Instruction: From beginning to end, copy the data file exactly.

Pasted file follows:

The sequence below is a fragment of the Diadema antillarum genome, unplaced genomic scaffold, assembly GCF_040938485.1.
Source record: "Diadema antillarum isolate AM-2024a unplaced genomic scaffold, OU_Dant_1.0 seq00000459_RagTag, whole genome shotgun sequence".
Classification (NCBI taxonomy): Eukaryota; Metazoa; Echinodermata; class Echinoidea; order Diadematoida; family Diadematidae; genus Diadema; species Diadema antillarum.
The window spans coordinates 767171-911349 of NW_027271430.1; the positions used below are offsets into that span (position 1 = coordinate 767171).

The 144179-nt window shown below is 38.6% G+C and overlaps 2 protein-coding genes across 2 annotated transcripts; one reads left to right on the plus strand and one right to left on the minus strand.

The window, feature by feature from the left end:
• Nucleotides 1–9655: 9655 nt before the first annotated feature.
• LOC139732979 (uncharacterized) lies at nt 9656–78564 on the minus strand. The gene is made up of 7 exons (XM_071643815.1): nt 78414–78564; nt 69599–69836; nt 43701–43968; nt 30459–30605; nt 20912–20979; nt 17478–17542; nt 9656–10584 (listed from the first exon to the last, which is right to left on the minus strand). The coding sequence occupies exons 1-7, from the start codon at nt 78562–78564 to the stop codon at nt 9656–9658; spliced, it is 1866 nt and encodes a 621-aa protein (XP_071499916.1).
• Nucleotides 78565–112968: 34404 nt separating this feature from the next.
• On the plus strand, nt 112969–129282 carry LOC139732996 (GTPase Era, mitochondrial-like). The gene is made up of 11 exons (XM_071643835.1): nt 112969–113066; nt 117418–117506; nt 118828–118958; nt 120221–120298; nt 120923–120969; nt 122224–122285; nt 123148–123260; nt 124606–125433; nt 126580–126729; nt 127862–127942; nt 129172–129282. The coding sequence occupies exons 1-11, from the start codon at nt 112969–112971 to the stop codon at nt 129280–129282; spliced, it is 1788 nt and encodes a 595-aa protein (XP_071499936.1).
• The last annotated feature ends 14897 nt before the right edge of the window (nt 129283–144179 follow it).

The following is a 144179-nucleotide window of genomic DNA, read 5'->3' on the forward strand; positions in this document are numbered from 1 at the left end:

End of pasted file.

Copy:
The sequence below is a fragment of the Diadema antillarum genome, unplaced genomic scaffold, assembly GCF_040938485.1.
Source record: "Diadema antillarum isolate AM-2024a unplaced genomic scaffold, OU_Dant_1.0 seq00000459_RagTag, whole genome shotgun sequence".
Classification (NCBI taxonomy): Eukaryota; Metazoa; Echinodermata; class Echinoidea; order Diadematoida; family Diadematidae; genus Diadema; species Diadema antillarum.
The window spans coordinates 767171-911349 of NW_027271430.1; the positions used below are offsets into that span (position 1 = coordinate 767171).

The 144179-nt window shown below is 38.6% G+C and overlaps 2 protein-coding genes across 2 annotated transcripts; one reads left to right on the plus strand and one right to left on the minus strand.

The window, feature by feature from the left end:
• Nucleotides 1–9655: 9655 nt before the first annotated feature.
• LOC139732979 (uncharacterized) lies at nt 9656–78564 on the minus strand. The gene is made up of 7 exons (XM_071643815.1): nt 78414–78564; nt 69599–69836; nt 43701–43968; nt 30459–30605; nt 20912–20979; nt 17478–17542; nt 9656–10584 (listed from the first exon to the last, which is right to left on the minus strand). The coding sequence occupies exons 1-7, from the start codon at nt 78562–78564 to the stop codon at nt 9656–9658; spliced, it is 1866 nt and encodes a 621-aa protein (XP_071499916.1).
• Nucleotides 78565–112968: 34404 nt separating this feature from the next.
• On the plus strand, nt 112969–129282 carry LOC139732996 (GTPase Era, mitochondrial-like). The gene is made up of 11 exons (XM_071643835.1): nt 112969–113066; nt 117418–117506; nt 118828–118958; nt 120221–120298; nt 120923–120969; nt 122224–122285; nt 123148–123260; nt 124606–125433; nt 126580–126729; nt 127862–127942; nt 129172–129282. The coding sequence occupies exons 1-11, from the start codon at nt 112969–112971 to the stop codon at nt 129280–129282; spliced, it is 1788 nt and encodes a 595-aa protein (XP_071499936.1).
• The last annotated feature ends 14897 nt before the right edge of the window (nt 129283–144179 follow it).

The following is a 144179-nucleotide window of genomic DNA, read 5'->3' on the forward strand; positions in this document are numbered from 1 at the left end: